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Citation
Babatz, F., Naffin, E., Klämbt, C. (2018). The Drosophila Blood-Brain Barrier Adapts to Cell Growth by Unfolding of Pre-existing Septate Junctions.  Dev. Cell 47(6): 697--710.e3.
FlyBase ID
FBrf0241005
Publication Type
Research paper
Abstract

The blood-brain barrier is crucial for nervous system function. It is established early during development and stays intact during growth of the brain. In invertebrates, septate junctions are the occluding junctions of this barrier. Here, we used Drosophila to address how septate junctions grow during larval stages when brain size increases dramatically. We show that septate junctions are preassembled as long, highly folded strands during embryonic stages, connecting cell vertices. During subsequent cell growth, these corrugated strands are stretched out and stay intact during larval life with very little protein turnover. The G-protein coupled receptor Moody orchestrates the continuous organization of junctional strands in a process requiring F-actin. Consequently, in moody mutants, septate junction strands cannot properly stretch out during cell growth. To compensate for the loss of blood-brain barrier function, moody mutants form interdigitating cell-cell protrusions, resembling the evolutionary ancient barrier type found in primitive vertebrates or invertebrates such as cuttlefish.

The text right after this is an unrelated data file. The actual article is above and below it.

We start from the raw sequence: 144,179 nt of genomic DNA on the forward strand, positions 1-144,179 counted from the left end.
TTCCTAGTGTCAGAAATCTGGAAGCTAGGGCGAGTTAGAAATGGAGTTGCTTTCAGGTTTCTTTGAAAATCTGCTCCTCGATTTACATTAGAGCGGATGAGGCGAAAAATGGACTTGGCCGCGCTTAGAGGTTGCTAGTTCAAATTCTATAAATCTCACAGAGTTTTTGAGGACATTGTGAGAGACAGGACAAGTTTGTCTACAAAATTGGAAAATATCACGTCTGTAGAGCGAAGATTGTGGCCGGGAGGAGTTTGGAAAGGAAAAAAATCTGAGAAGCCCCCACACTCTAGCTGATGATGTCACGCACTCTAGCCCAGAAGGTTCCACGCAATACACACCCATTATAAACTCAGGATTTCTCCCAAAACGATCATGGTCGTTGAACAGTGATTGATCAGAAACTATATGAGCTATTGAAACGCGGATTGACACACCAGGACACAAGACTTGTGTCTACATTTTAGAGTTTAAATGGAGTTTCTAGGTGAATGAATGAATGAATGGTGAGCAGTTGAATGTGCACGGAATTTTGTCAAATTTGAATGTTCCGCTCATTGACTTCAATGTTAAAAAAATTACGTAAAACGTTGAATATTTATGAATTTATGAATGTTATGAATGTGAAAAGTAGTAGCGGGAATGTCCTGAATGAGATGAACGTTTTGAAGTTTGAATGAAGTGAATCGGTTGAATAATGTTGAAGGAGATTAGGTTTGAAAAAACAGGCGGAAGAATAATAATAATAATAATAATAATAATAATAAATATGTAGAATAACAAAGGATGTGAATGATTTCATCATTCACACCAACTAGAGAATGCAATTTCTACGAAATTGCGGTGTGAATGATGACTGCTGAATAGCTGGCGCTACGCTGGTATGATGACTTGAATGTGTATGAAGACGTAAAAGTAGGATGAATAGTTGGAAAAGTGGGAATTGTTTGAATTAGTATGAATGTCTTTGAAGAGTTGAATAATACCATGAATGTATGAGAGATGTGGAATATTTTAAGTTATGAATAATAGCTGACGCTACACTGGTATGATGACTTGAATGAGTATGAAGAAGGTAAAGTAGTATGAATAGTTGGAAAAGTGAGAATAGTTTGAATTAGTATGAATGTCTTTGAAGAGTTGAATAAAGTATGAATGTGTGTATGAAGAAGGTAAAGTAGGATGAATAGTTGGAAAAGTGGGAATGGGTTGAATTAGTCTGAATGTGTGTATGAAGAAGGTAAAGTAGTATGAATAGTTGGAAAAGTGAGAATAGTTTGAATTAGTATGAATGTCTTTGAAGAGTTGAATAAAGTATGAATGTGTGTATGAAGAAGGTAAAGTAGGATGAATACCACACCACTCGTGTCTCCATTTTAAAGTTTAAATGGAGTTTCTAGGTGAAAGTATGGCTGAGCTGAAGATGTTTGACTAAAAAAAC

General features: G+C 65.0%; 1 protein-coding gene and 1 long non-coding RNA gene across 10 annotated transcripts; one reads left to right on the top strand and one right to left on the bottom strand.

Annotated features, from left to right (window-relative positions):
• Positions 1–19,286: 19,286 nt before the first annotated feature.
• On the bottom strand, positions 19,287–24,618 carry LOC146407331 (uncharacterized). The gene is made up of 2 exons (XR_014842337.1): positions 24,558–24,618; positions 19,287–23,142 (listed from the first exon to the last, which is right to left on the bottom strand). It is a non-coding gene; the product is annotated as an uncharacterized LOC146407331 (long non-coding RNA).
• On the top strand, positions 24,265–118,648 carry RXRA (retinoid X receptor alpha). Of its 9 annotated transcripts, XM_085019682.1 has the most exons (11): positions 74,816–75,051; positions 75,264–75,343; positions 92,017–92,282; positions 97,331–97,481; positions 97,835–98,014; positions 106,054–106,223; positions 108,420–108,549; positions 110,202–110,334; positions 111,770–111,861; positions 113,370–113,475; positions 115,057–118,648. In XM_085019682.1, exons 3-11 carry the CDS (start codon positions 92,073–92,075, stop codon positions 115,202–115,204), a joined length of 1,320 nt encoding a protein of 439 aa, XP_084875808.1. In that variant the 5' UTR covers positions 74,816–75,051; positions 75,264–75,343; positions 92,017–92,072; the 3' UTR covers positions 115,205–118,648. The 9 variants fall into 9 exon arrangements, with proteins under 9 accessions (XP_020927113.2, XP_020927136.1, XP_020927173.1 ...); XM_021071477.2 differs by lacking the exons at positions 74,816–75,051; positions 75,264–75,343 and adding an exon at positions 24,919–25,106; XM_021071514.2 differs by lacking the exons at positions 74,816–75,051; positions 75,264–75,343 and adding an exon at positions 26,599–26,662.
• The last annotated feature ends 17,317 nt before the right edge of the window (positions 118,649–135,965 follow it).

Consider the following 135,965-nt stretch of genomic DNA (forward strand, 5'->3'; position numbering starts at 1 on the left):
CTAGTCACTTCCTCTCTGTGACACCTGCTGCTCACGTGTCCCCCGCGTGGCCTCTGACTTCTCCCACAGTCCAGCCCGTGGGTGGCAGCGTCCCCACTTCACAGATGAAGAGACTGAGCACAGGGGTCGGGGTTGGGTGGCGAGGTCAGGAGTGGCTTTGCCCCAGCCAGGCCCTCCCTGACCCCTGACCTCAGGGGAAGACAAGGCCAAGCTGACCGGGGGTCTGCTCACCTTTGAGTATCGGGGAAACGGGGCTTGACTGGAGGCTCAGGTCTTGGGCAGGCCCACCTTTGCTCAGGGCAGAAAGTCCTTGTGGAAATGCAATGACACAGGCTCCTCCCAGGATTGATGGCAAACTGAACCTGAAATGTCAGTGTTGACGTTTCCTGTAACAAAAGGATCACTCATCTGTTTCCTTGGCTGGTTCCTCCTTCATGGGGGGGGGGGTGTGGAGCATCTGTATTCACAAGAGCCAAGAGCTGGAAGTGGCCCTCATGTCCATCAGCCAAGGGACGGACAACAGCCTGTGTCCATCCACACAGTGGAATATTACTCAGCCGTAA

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Related Publication(s)
Note

Adapting to Barriers: Glial Septate Junctions Stretch to Keep Up.
Coutinho-Budd, 2018, Dev. Cell 47(6): 688--689 [FBrf0242344]

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Secondary IDs
    Language of Publication
    English
    Additional Languages of Abstract
    Parent Publication
    Publication Type
    Journal
    Abbreviation
    Dev. Cell
    Title
    Developmental Cell
    Publication Year
    2001-
    ISBN/ISSN
    1534-5807 1878-1551
    Data From Reference